For two days the French tried to force the
Nassauers out of the Bossau wood, but these soldiers held on stubbornly until the very end of the game.

Here men from Bachleu's division attempt to break through. This division was almost completely used up in the attempt

French cavalry had a field day on the Allied left flank. The entire 3rd division was destroyed by a skillful use of combined arms. The Dutch/Belgian cavalry was no match for the Emperor's horsemen.

This is a shot after a cuirassier regiment caught a Brunswick battery in the flank, but then was caught in the flank by a counter-charge from the Duke's uhlans.

There was lots of action right up until the end of the game. Both sides claimed victory, but it was determined by yours truly that the allies had met their victory conditions by holding on to the crossroads until the end of the game. It had been an extremely costly victory, however. In hindsight, the French could have used their artillery better to soften up the weaker allies.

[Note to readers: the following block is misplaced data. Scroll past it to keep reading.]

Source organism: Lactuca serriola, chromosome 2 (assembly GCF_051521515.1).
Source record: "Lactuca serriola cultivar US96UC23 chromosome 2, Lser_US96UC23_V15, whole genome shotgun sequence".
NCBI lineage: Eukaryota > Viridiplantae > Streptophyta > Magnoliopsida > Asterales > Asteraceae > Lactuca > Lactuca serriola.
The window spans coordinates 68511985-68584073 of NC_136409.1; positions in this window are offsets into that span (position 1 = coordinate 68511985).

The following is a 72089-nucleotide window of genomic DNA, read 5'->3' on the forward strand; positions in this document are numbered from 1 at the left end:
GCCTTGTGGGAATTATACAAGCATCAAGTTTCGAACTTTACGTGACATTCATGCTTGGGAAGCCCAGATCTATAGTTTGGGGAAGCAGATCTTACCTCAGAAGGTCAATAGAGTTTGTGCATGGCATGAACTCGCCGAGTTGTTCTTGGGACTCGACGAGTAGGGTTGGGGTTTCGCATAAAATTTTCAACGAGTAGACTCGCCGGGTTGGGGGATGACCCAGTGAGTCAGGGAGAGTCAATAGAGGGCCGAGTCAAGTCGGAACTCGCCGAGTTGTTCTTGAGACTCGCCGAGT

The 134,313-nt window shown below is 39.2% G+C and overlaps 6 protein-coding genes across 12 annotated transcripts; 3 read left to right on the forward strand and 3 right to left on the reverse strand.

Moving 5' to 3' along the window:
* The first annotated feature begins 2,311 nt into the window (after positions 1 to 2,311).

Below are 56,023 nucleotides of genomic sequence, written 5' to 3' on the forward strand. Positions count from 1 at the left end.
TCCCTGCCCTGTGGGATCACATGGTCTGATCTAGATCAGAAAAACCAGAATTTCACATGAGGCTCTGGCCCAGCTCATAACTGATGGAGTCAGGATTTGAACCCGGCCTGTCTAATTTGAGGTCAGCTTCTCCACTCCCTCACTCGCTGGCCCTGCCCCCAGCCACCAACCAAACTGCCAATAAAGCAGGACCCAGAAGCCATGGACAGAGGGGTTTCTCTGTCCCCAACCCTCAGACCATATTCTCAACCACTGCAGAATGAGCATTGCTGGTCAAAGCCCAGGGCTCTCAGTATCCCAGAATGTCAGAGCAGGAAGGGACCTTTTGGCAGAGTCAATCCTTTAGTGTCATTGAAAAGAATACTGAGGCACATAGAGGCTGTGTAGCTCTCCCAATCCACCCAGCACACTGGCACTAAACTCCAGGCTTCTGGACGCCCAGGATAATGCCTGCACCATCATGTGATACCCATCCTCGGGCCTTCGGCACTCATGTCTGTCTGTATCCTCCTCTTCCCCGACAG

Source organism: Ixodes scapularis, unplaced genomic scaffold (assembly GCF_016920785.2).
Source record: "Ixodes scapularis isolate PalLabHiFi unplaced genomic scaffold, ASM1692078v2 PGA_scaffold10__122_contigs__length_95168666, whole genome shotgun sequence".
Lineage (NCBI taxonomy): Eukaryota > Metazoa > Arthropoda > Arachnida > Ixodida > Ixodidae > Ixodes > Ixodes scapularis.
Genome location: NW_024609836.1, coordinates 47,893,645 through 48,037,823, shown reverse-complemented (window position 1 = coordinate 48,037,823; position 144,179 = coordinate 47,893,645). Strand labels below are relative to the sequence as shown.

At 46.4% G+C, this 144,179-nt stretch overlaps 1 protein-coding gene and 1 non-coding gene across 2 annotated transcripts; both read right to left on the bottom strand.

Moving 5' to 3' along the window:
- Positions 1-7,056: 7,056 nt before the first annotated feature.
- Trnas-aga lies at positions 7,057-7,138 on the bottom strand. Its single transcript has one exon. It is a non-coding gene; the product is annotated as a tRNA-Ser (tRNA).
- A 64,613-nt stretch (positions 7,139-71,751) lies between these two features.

In the end, however, everyone agreed that it had been a great week and that a good time was had by all. Thanks, gentlemen, for another terrific week!